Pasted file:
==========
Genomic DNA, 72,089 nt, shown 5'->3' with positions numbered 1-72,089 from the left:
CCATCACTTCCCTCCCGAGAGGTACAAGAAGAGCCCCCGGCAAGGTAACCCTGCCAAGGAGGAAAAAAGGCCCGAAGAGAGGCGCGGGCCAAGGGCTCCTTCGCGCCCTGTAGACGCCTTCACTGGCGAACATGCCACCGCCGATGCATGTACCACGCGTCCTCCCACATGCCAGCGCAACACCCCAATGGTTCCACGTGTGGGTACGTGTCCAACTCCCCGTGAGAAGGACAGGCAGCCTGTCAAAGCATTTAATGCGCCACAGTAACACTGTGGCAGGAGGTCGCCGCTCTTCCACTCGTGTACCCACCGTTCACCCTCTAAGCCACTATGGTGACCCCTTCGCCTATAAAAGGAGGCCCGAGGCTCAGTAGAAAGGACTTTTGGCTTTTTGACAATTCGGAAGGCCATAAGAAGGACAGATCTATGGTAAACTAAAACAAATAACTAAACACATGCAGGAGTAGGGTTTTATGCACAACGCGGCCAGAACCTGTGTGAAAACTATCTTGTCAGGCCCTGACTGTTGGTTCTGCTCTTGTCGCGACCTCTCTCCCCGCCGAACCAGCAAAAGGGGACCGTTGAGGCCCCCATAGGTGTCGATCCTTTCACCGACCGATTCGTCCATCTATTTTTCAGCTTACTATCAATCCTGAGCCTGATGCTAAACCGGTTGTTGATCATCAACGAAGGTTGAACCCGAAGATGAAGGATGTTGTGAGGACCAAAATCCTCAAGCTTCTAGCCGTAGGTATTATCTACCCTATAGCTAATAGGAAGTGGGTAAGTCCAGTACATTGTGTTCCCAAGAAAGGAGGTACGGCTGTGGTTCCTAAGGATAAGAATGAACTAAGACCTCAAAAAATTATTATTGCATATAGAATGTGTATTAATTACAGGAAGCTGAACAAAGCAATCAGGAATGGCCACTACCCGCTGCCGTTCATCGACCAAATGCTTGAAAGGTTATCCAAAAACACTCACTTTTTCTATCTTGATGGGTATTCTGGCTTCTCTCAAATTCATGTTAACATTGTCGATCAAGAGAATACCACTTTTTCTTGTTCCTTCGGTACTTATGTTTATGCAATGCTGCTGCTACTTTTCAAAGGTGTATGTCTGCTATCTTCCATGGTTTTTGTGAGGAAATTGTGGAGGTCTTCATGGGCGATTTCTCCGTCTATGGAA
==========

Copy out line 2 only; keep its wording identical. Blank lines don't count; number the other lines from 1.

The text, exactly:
CCATCACTTCCCTCCCGAGAGGTACAAGAAGAGCCCCCGGCAAGGTAACCCTGCCAAGGAGGAAAAAAGGCCCGAAGAGAGGCGCGGGCCAAGGGCTCCTTCGCGCCCTGTAGACGCCTTCACTGGCGAACATGCCACCGCCGATGCATGTACCACGCGTCCTCCCACATGCCAGCGCAACACCCCAATGGTTCCACGTGTGGGTACGTGTCCAACTCCCCGTGAGAAGGACAGGCAGCCTGTCAAAGCATTTAATGCGCCACAGTAACACTGTGGCAGGAGGTCGCCGCTCTTCCACTCGTGTACCCACCGTTCACCCTCTAAGCCACTATGGTGACCCCTTCGCCTATAAAAGGAGGCCCGAGGCTCAGTAGAAAGGACTTTTGGCTTTTTGACAATTCGGAAGGCCATAAGAAGGACAGATCTATGGTAAACTAAAACAAATAACTAAACACATGCAGGAGTAGGGTTTTATGCACAACGCGGCCAGAACCTGTGTGAAAACTATCTTGTCAGGCCCTGACTGTTGGTTCTGCTCTTGTCGCGACCTCTCTCCCCGCCGAACCAGCAAAAGGGGACCGTTGAGGCCCCCATAGGTGTCGATCCTTTCACCGACCGATTCGTCCATCTATTTTTCAGCTTACTATCAATCCTGAGCCTGATGCTAAACCGGTTGTTGATCATCAACGAAGGTTGAACCCGAAGATGAAGGATGTTGTGAGGACCAAAATCCTCAAGCTTCTAGCCGTAGGTATTATCTACCCTATAGCTAATAGGAAGTGGGTAAGTCCAGTACATTGTGTTCCCAAGAAAGGAGGTACGGCTGTGGTTCCTAAGGATAAGAATGAACTAAGACCTCAAAAAATTATTATTGCATATAGAATGTGTATTAATTACAGGAAGCTGAACAAAGCAATCAGGAATGGCCACTACCCGCTGCCGTTCATCGACCAAATGCTTGAAAGGTTATCCAAAAACACTCACTTTTTCTATCTTGATGGGTATTCTGGCTTCTCTCAAATTCATGTTAACATTGTCGATCAAGAGAATACCACTTTTTCTTGTTCCTTCGGTACTTATGTTTATGCAATGCTGCTGCTACTTTTCAAAGGTGTATGTCTGCTATCTTCCATGGTTTTTGTGAGGAAATTGTGGAGGTCTTCATGGGCGATTTCTCCGTCTATGGAA